And as for tackling inequality, like you, I also don't see that happening.
    'Middle class' doesn't exactly imply anything about state-school/private school. It does imply something about the area you will live in and so the school you will go to, however. By all means some people might make it but when a school has something like 20% 5A*-Cs at GCSE, there is little hope for those people (extreme example but the trend will hold true).
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    (Original post by nexttime)
    'Middle class' doesn't exactly imply anything about state-school/private school. It does imply something about the area you will live in and so the school you will go to, however. By all means some people might make it but when a school has something like 20% 5A*-Cs at GCSE, there is little hope for those people (extreme example but the trend will hold true).
    Doesn't it? Where I'm from:

    Middle-class: Private schools
    Rest of us: State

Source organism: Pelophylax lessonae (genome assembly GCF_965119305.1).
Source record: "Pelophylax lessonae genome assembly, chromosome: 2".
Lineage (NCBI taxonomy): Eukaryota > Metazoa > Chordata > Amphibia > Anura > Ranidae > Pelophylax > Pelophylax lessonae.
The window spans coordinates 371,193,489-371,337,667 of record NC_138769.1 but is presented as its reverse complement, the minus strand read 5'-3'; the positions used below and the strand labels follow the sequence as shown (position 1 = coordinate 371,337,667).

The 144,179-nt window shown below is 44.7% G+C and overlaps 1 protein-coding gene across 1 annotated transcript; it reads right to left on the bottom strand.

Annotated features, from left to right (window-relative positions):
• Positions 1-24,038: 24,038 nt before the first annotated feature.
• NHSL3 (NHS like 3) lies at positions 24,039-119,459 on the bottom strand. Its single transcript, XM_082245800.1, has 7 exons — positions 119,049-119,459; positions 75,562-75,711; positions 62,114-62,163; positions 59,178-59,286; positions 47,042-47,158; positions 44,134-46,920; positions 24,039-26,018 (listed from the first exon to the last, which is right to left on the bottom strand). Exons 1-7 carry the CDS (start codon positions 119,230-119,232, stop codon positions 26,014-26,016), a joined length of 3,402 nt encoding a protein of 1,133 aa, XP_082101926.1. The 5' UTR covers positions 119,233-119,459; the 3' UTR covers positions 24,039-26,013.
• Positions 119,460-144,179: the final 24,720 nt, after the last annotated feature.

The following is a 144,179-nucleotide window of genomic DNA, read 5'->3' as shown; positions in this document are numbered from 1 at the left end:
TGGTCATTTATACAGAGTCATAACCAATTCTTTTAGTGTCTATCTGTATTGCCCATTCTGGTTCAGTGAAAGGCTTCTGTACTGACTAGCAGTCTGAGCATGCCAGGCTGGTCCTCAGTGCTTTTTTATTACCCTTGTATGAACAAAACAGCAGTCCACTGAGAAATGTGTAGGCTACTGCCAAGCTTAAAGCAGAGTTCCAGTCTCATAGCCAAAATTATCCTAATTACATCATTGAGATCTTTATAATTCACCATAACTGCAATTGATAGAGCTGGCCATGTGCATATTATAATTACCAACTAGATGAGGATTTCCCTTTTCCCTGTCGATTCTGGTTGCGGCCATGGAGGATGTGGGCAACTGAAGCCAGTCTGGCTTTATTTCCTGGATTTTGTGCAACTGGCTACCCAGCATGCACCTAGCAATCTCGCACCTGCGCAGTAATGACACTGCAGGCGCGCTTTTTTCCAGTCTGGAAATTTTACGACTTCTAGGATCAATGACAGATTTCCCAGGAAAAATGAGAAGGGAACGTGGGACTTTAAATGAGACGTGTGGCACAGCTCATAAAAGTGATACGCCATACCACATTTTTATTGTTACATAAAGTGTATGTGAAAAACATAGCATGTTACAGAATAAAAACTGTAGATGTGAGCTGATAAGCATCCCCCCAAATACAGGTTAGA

But yes, the trend is true. The richer you are the more likely you are to do well. I was just reminding everyone that a poor or average school won't stop you from entering medical school and that they are many examples which prove that.
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    (Original post by T kay)
    Middle-class: Private schools
    Rest of us: State
    I guess its down to personal interpretation but i think most people wouldn't make it as exclusive a group as that. It would probably be based on the type of employment one has as Registrar General had it (i.e. manual/non-manual work), but this is all just pedantry now.